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01.01.2014 | Ausgabe 1/2014

Fire Technology 1/2014

Characterizing Firebrand Exposure from Wildland–Urban Interface (WUI) Fires: Results from the 2007 Angora Fire

Zeitschrift:
Fire Technology > Ausgabe 1/2014
Autoren:
Samuel L. Manzello, Ethan I. D. Foote
Wichtige Hinweise
Ethan I. D. Foote: Retired.

Abstract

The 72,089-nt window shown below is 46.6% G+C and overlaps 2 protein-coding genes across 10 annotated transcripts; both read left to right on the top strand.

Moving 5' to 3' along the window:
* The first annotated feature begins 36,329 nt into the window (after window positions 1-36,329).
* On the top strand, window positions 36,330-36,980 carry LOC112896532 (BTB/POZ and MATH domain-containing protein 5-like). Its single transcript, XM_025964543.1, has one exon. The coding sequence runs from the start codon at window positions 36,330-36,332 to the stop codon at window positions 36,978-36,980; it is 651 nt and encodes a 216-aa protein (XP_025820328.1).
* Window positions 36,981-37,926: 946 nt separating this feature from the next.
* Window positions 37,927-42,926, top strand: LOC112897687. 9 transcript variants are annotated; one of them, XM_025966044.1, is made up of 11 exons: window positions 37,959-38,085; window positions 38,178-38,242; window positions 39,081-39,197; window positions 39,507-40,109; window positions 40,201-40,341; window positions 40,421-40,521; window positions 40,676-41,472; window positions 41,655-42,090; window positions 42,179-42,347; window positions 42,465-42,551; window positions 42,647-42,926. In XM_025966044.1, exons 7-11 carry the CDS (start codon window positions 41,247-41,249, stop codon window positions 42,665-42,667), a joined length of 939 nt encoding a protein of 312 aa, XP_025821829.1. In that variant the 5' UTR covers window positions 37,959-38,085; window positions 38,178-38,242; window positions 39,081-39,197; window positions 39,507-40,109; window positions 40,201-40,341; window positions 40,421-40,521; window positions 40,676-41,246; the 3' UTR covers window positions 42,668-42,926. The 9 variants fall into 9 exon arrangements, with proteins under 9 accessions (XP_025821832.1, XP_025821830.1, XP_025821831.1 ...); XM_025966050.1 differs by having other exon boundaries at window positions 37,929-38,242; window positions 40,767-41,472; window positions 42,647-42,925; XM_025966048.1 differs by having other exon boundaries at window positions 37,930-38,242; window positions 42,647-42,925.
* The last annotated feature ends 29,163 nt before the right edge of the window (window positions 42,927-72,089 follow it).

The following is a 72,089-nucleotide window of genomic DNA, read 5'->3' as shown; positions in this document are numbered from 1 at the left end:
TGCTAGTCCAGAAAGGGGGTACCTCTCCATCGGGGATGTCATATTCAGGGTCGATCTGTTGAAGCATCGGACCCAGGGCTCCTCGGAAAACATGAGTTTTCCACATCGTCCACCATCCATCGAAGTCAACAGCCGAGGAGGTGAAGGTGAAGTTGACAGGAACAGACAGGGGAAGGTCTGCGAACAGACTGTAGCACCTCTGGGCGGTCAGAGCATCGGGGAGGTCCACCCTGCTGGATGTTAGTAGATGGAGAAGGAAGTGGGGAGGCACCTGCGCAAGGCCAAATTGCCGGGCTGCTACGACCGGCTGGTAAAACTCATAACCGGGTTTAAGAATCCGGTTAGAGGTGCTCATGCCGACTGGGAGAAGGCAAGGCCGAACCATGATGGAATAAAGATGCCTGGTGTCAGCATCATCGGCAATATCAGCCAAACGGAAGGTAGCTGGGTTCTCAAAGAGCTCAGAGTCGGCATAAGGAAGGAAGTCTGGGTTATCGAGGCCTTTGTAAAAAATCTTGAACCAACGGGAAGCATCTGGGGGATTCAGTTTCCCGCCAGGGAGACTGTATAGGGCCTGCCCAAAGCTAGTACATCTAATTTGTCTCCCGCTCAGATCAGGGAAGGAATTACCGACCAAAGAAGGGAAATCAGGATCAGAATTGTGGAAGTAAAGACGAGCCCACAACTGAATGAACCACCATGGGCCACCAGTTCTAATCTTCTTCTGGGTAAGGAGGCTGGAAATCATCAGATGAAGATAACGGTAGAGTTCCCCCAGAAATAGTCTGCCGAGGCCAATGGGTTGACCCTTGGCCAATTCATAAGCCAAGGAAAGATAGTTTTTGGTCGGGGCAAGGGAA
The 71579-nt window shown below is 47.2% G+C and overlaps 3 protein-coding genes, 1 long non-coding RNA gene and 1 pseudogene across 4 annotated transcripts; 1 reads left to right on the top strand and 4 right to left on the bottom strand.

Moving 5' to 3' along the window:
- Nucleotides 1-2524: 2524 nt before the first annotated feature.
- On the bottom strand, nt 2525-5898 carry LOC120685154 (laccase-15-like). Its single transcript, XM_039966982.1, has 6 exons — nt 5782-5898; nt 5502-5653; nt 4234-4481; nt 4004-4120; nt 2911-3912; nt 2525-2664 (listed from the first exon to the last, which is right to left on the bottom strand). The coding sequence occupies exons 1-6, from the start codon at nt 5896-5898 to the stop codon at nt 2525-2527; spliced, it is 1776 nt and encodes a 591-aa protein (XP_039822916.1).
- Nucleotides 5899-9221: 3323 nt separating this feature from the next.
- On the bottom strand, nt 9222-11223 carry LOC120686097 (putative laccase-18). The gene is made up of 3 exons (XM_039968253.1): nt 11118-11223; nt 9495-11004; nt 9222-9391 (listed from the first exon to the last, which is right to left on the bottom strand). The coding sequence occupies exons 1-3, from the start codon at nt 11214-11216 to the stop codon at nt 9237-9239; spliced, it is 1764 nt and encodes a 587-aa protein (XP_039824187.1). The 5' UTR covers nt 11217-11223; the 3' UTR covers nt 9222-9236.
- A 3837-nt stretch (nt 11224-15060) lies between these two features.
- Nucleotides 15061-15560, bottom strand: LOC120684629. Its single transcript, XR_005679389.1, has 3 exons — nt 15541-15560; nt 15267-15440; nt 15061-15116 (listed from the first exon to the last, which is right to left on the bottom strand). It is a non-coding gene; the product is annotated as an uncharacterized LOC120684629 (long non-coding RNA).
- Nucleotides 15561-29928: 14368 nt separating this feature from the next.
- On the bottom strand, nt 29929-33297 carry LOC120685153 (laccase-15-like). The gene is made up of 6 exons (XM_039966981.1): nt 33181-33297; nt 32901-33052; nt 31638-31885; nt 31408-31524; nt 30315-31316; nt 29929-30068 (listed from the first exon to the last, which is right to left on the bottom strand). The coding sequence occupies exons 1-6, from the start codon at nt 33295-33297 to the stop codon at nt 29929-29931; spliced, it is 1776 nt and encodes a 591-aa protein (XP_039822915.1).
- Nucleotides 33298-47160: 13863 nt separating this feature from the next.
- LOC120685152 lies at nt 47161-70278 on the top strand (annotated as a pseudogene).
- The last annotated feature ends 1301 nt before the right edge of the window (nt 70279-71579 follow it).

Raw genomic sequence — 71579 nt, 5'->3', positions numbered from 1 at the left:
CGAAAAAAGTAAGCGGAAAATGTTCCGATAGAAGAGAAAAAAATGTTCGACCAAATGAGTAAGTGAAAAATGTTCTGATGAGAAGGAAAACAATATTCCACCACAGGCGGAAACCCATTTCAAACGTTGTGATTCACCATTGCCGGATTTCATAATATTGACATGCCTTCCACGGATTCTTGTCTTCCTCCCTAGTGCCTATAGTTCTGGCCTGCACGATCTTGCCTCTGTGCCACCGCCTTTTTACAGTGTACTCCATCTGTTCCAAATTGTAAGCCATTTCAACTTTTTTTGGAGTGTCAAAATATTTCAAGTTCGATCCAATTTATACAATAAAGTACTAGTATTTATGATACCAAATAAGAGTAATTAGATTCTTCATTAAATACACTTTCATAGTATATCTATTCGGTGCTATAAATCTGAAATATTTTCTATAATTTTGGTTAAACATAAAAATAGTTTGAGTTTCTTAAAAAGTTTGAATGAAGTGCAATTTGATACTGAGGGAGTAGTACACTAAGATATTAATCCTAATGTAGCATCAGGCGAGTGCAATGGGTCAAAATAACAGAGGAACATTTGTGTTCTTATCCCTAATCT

This study examines the size distribution and other characteristics of firebrand exposure during the 2007 Angora fire, a severe wildland–urban interface fire in California. Of the 401 houses that received direct interface fire exposure 61% were destroyed and 30% did not burn at all. The ignition of buildings by wind-driven firebrand showers and the starting of “spot fires” in unburned vegetation ahead of wildfires have been observed for some time. Empirically quantifying the exposure severity or describing how many firebrands of what size and over what duration and distance cause ignition problems of concern has not yet been possible. However, a unique opportunity to gather empirical firebrand data from an actual interface fire evolved in the days immediately following the Angora fire. Digital analyses of burn patterns from materials exposed to the Angora fire were conducted to determine firebrand size distributions. It is probable that some burn patterns were larger in area than the firebrands due to progressive combustion or melting, but it was assumed that the overall size distributions of burn pattern areas were representative of actual firebrand sizes. This assumption was investigated by exposing sections of materials collected in the Angora fire to wind driven firebrands generated in the laboratory using the unique NIST Dragon’s lofting and ignition research facility (NIST Dragon’s LAIR facility). The firebrand size distributions reported were compared to firebrand size distributions from experimental firebrand generation in both recent laboratory building ignition studies conducted by NIST and from historical firebrand field studies. Such data is needed to form the basis of effective and appropriate interface fire hazard mitigation measures as well as modeling fire spread. Comparisons are made to current wildfire protection building construction regulations and test standards. The most salient result of this study is documentation of the consistently small size of firebrands and the close correlation of these results with the sizes of experimentally generated firebrands.

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